Korea claims it isn’t joining U.S. missile defense

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Korea claims it isn’t joining U.S. missile defense

The deployment of the Terminal High Altitude Area Defense (Thaad) system in Korea does not necessarily mean Seoul will take part in the larger U.S. missile defense system, the Minister of National Defense Han Min-koo said on Wednesday.

“Thaad will be a system for defensive purposes on the Korean Peninsula, which will not be related to sharing information with the U.S. region’s MD (missile defense) system,” said Han in a heated policy debate between ruling and opposition lawmakers in the National Assembly over the deployment of the Thaad battery in Korea.

Han underscored that, instead, Seoul will continue to work on its locally-developed Korean Air and Missile Defense (KAMD) shield, which focuses on terminal-phase, low-altitude missile defense.

“Since the Kim Dae-jung administration, our nation has maintained the policy of not participating in the [U.S.] missile defense system,” said Han in response to an opposition lawmaker’s question on whether the Thaad deployment indicates Seoul plans to join the American missile defense system, a move which could trigger further backlash from Beijing. “Following this policy, in order to shield against North Korea’s missiles our government will not participate in the [U.S.] MD but has maintained the goal of building a Korean-type KAMD.”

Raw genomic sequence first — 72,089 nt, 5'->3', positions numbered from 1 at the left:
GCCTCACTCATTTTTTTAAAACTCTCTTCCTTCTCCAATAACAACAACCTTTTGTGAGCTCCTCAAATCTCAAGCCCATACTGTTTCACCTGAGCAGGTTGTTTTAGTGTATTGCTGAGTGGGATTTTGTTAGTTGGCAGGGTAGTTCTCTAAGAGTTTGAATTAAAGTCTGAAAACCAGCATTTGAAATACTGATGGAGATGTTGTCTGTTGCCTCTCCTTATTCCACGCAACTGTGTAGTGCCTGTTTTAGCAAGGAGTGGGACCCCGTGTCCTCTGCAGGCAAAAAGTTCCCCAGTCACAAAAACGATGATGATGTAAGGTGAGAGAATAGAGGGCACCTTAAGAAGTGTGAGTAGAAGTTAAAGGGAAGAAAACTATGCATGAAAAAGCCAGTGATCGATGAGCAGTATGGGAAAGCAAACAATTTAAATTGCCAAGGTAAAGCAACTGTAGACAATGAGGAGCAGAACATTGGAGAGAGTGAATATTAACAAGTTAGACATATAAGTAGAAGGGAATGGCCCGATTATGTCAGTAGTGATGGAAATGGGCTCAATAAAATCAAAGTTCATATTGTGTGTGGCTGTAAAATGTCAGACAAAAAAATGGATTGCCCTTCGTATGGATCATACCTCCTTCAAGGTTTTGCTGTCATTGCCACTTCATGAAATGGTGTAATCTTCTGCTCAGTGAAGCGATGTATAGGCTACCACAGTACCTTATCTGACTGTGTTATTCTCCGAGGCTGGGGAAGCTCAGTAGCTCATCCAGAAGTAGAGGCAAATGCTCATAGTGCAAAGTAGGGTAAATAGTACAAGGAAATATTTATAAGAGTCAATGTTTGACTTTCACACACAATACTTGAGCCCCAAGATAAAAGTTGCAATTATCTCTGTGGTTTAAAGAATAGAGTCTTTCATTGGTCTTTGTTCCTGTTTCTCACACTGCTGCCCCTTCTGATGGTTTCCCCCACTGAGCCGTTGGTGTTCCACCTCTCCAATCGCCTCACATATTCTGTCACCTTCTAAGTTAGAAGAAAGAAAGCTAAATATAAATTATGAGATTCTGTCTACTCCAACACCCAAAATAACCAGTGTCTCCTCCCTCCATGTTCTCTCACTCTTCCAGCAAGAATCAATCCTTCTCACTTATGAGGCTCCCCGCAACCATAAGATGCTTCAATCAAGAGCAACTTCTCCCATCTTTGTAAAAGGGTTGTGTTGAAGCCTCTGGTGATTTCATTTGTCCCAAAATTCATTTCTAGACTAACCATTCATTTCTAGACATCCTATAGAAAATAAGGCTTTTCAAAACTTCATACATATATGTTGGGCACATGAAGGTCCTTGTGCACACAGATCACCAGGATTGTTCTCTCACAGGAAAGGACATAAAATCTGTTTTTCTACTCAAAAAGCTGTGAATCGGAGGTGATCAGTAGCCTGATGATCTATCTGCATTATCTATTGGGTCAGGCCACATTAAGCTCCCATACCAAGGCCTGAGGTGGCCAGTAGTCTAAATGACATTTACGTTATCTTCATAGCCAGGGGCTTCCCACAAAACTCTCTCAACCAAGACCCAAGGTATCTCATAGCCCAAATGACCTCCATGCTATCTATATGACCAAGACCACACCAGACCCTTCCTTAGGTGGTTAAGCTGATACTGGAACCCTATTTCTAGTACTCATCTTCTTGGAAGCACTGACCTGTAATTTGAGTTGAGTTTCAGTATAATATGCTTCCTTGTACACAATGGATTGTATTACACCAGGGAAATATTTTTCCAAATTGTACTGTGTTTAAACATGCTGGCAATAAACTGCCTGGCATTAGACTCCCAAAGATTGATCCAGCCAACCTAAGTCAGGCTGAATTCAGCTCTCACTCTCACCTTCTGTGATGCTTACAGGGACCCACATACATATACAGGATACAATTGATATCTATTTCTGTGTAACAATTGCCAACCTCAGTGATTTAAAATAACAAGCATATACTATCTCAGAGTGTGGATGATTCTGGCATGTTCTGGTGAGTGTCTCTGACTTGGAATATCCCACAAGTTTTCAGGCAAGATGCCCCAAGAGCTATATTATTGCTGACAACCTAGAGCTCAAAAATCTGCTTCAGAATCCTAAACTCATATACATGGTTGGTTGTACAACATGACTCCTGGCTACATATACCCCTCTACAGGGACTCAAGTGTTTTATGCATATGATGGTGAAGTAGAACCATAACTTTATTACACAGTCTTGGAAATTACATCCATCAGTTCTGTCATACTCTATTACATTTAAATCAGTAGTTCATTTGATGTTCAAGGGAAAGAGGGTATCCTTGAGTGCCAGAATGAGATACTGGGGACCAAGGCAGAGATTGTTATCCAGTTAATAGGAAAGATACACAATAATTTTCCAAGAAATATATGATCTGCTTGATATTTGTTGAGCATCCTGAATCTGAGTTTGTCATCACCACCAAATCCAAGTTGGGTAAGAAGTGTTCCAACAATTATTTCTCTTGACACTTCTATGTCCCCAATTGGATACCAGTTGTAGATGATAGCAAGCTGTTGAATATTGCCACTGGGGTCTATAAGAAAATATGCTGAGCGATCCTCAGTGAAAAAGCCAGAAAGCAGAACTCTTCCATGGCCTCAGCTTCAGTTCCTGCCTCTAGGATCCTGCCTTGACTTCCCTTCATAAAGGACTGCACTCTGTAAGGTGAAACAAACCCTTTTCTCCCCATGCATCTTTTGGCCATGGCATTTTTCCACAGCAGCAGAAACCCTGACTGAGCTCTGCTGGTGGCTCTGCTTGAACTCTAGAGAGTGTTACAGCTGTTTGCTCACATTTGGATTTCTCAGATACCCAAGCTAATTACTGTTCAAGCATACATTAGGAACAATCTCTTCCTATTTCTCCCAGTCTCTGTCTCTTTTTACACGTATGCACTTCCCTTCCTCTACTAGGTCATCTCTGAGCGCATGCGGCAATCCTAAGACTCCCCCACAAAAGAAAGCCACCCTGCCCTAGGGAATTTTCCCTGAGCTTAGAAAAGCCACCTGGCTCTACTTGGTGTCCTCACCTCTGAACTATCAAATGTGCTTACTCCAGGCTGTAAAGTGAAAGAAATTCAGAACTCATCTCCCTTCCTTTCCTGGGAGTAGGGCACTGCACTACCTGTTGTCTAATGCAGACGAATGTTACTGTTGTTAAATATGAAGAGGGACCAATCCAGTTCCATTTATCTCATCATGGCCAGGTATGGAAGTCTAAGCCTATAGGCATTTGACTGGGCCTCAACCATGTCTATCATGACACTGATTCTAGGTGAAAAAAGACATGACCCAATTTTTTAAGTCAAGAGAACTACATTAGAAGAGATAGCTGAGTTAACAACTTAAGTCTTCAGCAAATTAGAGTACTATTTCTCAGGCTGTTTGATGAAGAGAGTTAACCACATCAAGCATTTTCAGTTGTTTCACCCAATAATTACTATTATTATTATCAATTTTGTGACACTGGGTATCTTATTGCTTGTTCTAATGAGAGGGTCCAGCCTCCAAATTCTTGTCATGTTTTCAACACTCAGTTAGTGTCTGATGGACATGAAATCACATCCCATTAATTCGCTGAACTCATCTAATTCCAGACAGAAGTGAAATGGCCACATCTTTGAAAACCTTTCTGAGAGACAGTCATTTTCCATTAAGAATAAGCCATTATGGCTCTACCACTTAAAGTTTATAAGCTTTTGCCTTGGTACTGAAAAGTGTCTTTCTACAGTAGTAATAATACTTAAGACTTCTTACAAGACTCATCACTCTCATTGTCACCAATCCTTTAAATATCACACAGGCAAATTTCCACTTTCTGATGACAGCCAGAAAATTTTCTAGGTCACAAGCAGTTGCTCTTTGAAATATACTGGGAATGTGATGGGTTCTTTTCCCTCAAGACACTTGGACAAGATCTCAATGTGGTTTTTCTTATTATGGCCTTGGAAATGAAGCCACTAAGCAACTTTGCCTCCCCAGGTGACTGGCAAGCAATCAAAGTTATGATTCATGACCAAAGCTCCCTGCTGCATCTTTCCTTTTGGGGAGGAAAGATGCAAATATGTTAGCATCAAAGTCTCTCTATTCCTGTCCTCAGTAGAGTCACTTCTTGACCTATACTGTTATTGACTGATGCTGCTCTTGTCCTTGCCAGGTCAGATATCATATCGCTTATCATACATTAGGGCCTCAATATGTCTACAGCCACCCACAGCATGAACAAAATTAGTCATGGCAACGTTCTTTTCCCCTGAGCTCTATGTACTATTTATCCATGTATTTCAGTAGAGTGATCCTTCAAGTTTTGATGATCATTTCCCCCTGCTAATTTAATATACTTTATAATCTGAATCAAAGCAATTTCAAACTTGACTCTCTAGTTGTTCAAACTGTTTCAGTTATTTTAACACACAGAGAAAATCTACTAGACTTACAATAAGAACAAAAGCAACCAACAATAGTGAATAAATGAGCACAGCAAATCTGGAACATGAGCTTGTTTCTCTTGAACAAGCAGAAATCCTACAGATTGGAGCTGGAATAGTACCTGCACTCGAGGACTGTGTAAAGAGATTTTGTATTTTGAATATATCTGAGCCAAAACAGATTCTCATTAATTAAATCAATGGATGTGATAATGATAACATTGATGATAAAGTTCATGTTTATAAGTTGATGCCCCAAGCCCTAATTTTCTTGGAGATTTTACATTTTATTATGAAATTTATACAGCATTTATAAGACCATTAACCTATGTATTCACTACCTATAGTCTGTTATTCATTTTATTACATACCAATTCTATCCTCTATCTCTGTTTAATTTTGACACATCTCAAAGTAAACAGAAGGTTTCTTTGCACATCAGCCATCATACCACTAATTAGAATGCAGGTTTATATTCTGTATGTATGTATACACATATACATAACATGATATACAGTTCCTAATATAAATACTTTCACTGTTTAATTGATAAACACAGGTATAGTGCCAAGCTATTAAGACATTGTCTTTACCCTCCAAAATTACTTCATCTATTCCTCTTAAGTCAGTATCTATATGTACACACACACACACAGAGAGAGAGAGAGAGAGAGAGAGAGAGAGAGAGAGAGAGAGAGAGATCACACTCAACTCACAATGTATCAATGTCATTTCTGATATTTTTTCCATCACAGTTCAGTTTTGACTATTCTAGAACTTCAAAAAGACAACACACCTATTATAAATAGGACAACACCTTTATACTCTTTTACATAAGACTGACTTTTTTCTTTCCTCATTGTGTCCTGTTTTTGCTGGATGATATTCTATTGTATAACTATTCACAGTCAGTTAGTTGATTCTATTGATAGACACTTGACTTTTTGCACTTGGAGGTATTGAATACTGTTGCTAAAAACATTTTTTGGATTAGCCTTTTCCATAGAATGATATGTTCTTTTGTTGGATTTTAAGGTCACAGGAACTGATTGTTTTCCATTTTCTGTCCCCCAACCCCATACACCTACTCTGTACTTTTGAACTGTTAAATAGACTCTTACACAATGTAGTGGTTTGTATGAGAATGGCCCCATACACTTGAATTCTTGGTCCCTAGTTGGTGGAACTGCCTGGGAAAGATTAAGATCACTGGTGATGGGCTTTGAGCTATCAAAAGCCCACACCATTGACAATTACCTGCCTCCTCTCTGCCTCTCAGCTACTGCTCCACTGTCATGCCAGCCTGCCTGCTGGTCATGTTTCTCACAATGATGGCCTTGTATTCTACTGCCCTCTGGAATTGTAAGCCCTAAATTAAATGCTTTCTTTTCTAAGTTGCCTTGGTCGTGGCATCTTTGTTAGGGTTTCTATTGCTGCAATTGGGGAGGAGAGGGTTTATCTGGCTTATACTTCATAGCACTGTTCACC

Government officials including Han, Prime Minister Hwang Kyo-ahn and Foreign Minister Yun Byung-se were grilled by lawmakers, who remained split on the Thaad issue, during the two-day parliamentary session on Thaad policy that began Tuesday.

Along with upgrading its Patriot Advanced Capability interceptors, Han said Korea will continue to develop its medium- and long-range surface-to-air missiles. Seoul and Washington earlier this month decided to deploy the U.S.-led Thaad system to Seongju County in North Gyeongsang in an announcement that was met with strong opposition domestically and by China, Russia and North Korea.

The government has since been taking steps to assuage public unrest over the decision, which includes concerns over the health and environmental risks posed by the electromagnetic waves emitted by the Thaad’s powerful AN/TPY-2 radar, and possible diplomatic repercussions from countries concerned that this radar could compromise their security interests, as this could impact the economy and trade.

Prime Minister Hwang visited Seongju County in person to apologize for the situation and was greeted by angry protesters who pelted him with eggs and threw water bottles at him.

To address safety concerns, Korean military officials allowed members of the media to inspect its Patriot and Green Pine radar units, which are similar to the Thaad radar, for the first time last week. On Monday, U.S. military showed an actual Thaad battery in Guam to Korean reporters to show them the electromagnetic wave emissions are well below domestic levels.

BY SARAH KIM [kim.sarah@joongang.co.kr]
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